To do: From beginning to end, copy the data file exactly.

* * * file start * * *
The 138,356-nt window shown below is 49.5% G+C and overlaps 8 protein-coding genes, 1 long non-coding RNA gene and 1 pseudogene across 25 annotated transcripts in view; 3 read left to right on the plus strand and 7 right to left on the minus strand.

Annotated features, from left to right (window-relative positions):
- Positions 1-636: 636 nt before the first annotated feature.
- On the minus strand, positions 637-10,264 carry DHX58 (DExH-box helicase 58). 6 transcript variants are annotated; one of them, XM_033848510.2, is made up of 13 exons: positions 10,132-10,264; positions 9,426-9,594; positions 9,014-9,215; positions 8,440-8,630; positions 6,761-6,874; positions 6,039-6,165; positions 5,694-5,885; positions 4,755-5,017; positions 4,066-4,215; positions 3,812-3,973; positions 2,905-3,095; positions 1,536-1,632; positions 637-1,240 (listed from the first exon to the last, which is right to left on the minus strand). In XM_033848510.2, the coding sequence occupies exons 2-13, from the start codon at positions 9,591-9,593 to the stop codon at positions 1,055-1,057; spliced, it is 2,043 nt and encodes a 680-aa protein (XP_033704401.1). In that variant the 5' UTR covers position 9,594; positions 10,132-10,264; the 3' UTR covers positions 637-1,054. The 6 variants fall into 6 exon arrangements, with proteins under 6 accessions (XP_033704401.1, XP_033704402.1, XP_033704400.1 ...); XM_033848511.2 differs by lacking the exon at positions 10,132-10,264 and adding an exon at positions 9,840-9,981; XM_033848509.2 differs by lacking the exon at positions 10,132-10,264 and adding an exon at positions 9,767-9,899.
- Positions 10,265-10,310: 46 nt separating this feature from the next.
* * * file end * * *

The 138,356-nt window shown below is 49.5% G+C and overlaps 8 protein-coding genes, 1 long non-coding RNA gene and 1 pseudogene across 25 annotated transcripts in view; 3 read left to right on the plus strand and 7 right to left on the minus strand.

Annotated features, from left to right (window-relative positions):
- Positions 1-636: 636 nt before the first annotated feature.
- On the minus strand, positions 637-10,264 carry DHX58 (DExH-box helicase 58). 6 transcript variants are annotated; one of them, XM_033848510.2, is made up of 13 exons: positions 10,132-10,264; positions 9,426-9,594; positions 9,014-9,215; positions 8,440-8,630; positions 6,761-6,874; positions 6,039-6,165; positions 5,694-5,885; positions 4,755-5,017; positions 4,066-4,215; positions 3,812-3,973; positions 2,905-3,095; positions 1,536-1,632; positions 637-1,240 (listed from the first exon to the last, which is right to left on the minus strand). In XM_033848510.2, the coding sequence occupies exons 2-13, from the start codon at positions 9,591-9,593 to the stop codon at positions 1,055-1,057; spliced, it is 2,043 nt and encodes a 680-aa protein (XP_033704401.1). In that variant the 5' UTR covers position 9,594; positions 10,132-10,264; the 3' UTR covers positions 637-1,054. The 6 variants fall into 6 exon arrangements, with proteins under 6 accessions (XP_033704401.1, XP_033704402.1, XP_033704400.1 ...); XM_033848511.2 differs by lacking the exon at positions 10,132-10,264 and adding an exon at positions 9,840-9,981; XM_033848509.2 differs by lacking the exon at positions 10,132-10,264 and adding an exon at positions 9,767-9,899.
- Positions 10,265-10,310: 46 nt separating this feature from the next.